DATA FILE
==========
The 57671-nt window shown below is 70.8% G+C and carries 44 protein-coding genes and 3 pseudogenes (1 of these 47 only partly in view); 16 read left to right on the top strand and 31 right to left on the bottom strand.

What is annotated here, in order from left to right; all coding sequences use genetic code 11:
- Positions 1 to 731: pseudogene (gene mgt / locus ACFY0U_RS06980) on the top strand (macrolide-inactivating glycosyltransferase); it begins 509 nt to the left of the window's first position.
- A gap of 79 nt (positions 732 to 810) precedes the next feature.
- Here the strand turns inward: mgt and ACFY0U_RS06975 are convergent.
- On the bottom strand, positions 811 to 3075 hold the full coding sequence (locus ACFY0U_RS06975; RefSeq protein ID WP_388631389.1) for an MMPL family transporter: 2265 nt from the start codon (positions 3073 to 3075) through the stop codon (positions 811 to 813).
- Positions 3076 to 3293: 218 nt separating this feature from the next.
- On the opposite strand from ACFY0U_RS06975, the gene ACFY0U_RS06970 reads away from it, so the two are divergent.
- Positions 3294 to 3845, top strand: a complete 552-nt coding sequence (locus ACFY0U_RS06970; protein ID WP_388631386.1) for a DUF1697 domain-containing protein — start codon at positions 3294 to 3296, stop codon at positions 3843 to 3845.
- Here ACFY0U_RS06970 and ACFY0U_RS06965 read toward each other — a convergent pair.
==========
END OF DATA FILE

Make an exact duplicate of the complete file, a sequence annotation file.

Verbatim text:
The 57671-nt window shown below is 70.8% G+C and carries 44 protein-coding genes and 3 pseudogenes (1 of these 47 only partly in view); 16 read left to right on the top strand and 31 right to left on the bottom strand.

What is annotated here, in order from left to right; all coding sequences use genetic code 11:
- Positions 1 to 731: pseudogene (gene mgt / locus ACFY0U_RS06980) on the top strand (macrolide-inactivating glycosyltransferase); it begins 509 nt to the left of the window's first position.
- A gap of 79 nt (positions 732 to 810) precedes the next feature.
- Here the strand turns inward: mgt and ACFY0U_RS06975 are convergent.
- On the bottom strand, positions 811 to 3075 hold the full coding sequence (locus ACFY0U_RS06975; RefSeq protein ID WP_388631389.1) for an MMPL family transporter: 2265 nt from the start codon (positions 3073 to 3075) through the stop codon (positions 811 to 813).
- Positions 3076 to 3293: 218 nt separating this feature from the next.
- On the opposite strand from ACFY0U_RS06975, the gene ACFY0U_RS06970 reads away from it, so the two are divergent.
- Positions 3294 to 3845, top strand: a complete 552-nt coding sequence (locus ACFY0U_RS06970; protein ID WP_388631386.1) for a DUF1697 domain-containing protein — start codon at positions 3294 to 3296, stop codon at positions 3843 to 3845.
- Here ACFY0U_RS06970 and ACFY0U_RS06965 read toward each other — a convergent pair.